How to Get Health Insurance When Leaving the Military

What are your options for health insurance when leaving the military?

When you retire from the military, you will have a number of options when it comes to selecting your health insurance coverage. In this article we will discuss COBRA, TRICARE and Veterans Affairs benefits.

Am I eligible for COBRA?

When you separate from active duty service in the military, or if your spouse leaves service, you may be eligible for continuation coverage under a federal law known as COBRA (the Consolidated Omnibus Budget Reconciliation Act). Under this legislation employers with at least 20 employees must offer their employees and their dependents the chance to continue their group health plan coverage after leaving employment. When picking up COBRA benefits, all terms and conditions of medical insurance apply including premiums and payments. Eligibility is based on length of service and certain reasons for departure from employment. If your ex-employer has fewer than 20 employees, you may be eligible for Temporary Continuation of Coverage (TCC). These benefits are usually available for up to 18 months but this period can vary widely among States. To learn more about COBRA and other types of coverage please refer to our article: What happens after I leave the military?

Will my family still be covered under TRICARE?

DoD’s TRICARE program offers health care options to uniformed service members and their families who qualify at little or no cost. Members with active duty status automatically qualify; those with reserve/guard status must enroll within 60 days of losing active duty status. For more information on eligibility and enrollment please refer to our article: TRICARE – “The health care program for the military and family members”

TRICARE is also available to veterans who qualify under Post-9/11 (OEF/OIF) and those with service connected disabilities from all eras, as well as dependents of veterans. In addition, certain individuals medically retired from active duty may be eligible for continued coverage, see DoD’s website for details.

For those who qualify for Veterans Affairs benefits but only need a supplemental insurance policy, you should investigate just what your VA plan covers. Many steps have been taken recently to improve coordination between the Department of Defense and the Veteran’s Administration so that active service members and veterans receive the best possible medical treatment at little or no cost. For more information please refer to our article: Tricare vs Veterans Affairs (VA)

What is my veteran eligibility for health care?

The Department of Veteran’s Affairs offers comprehensive health care benefits to certain veterans with an authorized period of wartime service, who have received an other than dishonorable discharge and who meet one of the following requirements:

  • Have served on active duty in the Armed Forces, including service in the National Guard and Reserves components, for any amount of time during a war declared by Congress, or during a national emergency declared by Congress or the president;
  • Served at least 90 days of active duty during peacetime;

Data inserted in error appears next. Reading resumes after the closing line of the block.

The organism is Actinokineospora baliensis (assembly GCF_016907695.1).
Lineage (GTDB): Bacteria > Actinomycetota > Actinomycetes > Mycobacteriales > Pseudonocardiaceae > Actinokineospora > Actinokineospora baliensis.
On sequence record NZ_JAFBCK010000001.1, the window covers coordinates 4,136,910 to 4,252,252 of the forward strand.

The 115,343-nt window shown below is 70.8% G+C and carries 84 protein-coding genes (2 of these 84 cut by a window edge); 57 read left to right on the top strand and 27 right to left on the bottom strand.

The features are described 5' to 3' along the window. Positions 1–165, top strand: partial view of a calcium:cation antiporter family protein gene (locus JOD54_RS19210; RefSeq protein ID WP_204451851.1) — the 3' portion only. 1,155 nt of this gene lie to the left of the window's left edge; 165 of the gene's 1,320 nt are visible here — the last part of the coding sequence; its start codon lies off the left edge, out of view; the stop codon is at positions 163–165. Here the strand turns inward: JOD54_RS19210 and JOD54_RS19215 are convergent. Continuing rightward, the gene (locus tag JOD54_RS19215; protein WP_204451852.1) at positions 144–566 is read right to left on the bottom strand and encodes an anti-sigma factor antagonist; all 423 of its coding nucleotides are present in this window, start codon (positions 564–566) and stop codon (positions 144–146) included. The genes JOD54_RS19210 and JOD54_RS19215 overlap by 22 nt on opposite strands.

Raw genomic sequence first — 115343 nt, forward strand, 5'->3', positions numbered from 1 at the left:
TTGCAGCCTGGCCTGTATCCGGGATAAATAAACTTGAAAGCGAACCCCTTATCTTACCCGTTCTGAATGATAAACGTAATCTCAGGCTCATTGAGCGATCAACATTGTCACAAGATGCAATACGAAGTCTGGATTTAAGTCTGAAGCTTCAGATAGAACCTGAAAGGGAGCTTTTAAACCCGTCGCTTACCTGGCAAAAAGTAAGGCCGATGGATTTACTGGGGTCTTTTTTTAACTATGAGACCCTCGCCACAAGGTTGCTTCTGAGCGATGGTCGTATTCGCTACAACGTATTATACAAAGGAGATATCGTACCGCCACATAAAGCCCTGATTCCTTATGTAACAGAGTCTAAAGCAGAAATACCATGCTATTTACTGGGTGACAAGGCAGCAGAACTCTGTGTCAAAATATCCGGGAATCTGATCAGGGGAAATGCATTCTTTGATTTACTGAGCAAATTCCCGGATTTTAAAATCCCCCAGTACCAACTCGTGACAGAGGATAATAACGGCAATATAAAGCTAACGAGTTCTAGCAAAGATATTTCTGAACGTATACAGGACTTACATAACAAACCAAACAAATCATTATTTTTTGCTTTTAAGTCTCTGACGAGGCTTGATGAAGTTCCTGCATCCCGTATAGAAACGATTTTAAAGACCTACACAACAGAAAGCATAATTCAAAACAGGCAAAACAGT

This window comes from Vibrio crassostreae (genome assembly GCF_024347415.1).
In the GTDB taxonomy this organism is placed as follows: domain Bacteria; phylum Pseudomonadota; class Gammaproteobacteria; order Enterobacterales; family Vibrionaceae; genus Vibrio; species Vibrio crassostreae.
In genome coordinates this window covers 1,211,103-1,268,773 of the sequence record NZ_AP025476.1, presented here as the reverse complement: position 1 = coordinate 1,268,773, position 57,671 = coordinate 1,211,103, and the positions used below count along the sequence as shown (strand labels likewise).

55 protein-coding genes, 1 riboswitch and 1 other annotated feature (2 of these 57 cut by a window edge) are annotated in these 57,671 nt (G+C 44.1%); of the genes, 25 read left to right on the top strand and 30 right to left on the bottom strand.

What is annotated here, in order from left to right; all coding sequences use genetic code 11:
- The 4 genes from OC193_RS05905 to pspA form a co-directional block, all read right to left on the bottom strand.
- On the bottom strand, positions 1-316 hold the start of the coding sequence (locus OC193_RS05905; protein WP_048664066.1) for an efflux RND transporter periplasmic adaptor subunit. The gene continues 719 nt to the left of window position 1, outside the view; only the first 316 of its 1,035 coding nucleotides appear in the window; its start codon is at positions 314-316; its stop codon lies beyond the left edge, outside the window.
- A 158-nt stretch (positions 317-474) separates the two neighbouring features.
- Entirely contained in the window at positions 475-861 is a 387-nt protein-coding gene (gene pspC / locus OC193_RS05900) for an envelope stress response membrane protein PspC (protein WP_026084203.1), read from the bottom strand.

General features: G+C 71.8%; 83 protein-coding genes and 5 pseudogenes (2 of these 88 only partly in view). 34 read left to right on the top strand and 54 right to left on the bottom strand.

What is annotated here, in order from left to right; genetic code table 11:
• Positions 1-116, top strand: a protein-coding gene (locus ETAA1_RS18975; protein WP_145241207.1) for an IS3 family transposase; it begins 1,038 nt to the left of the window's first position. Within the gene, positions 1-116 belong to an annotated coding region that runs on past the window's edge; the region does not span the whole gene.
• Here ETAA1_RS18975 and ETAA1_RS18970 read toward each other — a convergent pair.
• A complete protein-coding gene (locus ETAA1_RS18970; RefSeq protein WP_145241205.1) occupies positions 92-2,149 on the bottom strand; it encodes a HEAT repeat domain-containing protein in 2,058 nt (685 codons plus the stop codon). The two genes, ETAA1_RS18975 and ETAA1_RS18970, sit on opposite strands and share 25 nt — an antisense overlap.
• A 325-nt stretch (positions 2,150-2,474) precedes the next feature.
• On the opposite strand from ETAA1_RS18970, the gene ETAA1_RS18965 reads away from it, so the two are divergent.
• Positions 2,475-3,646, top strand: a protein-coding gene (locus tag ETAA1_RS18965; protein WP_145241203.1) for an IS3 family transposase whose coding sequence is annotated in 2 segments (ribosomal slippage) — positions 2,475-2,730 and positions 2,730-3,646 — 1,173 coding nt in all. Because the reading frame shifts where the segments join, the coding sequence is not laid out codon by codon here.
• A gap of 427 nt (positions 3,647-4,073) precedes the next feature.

• Were discharged or released from active duty because of a service-connected disability, OR
  • Have been continuously enrolled since August 1, 1973 in the same United States Uniformed Services plan.

Post 9/11 GI Bill

The Post 9/11 GI Bill provides education benefits for servicemembers who have served on active duty for 90 or more days after September 10, 2001. The Post 9/11 GI Bill provides up to 36 months of education benefits. Also, it makes educational benefits available to certain spouses and dependents of veterans who are serving (or have served) on active duty during a war or other military operation or national emergency. To be eligible you must have served at least 30 continuous days on active duty beginning or ending during the period of 9/11 through September, 11th 2014. The Post 9/11 GI Bill also provides some reservists and National Guard members with benefits even if they only serve 4 years of continuous service. For more information please refer to our article: Everything you need to know about the Post-91st GI Bill

  • A one year commitment was not fulfilled for any reason other than death, disability (physical or mental), a bad conduct discharge, desertion, an uncharacterized service separation or due to hardship;


  • You are entitled to receive Transitional Health Care (TTHC) which is available for veterans who served on active duty during a war or other military operation or national emergency and received an honorable discharge.

Veterans who qualify for the TTHC receive the full amount of transitional health care benefits that would have been provided under TRICARE (i.e., TRICARE Prime). This means you will be eligible to enroll in any TRICARE plan and receive all benefits and fills for which you are entitled, at no cost to you through December 31, 2009. You must enroll within 2 years after separation from active duty unless:

  • You were separated due to death while serving on active duty;


  • You had service-connected disabilities that caused your condition prior to service;
  • Your medical condition prevents you from traveling to a VA health care facility;

Veterans who qualify for the TTHC are automatically be enrolled in TRICARE Prime Remote without having to take additional steps. This means that you will have no out of pocket costs for your eligible medications. In addition, these veterans do not need to enroll since they already have been automatically enrolled as part of their transitional health care coverage.

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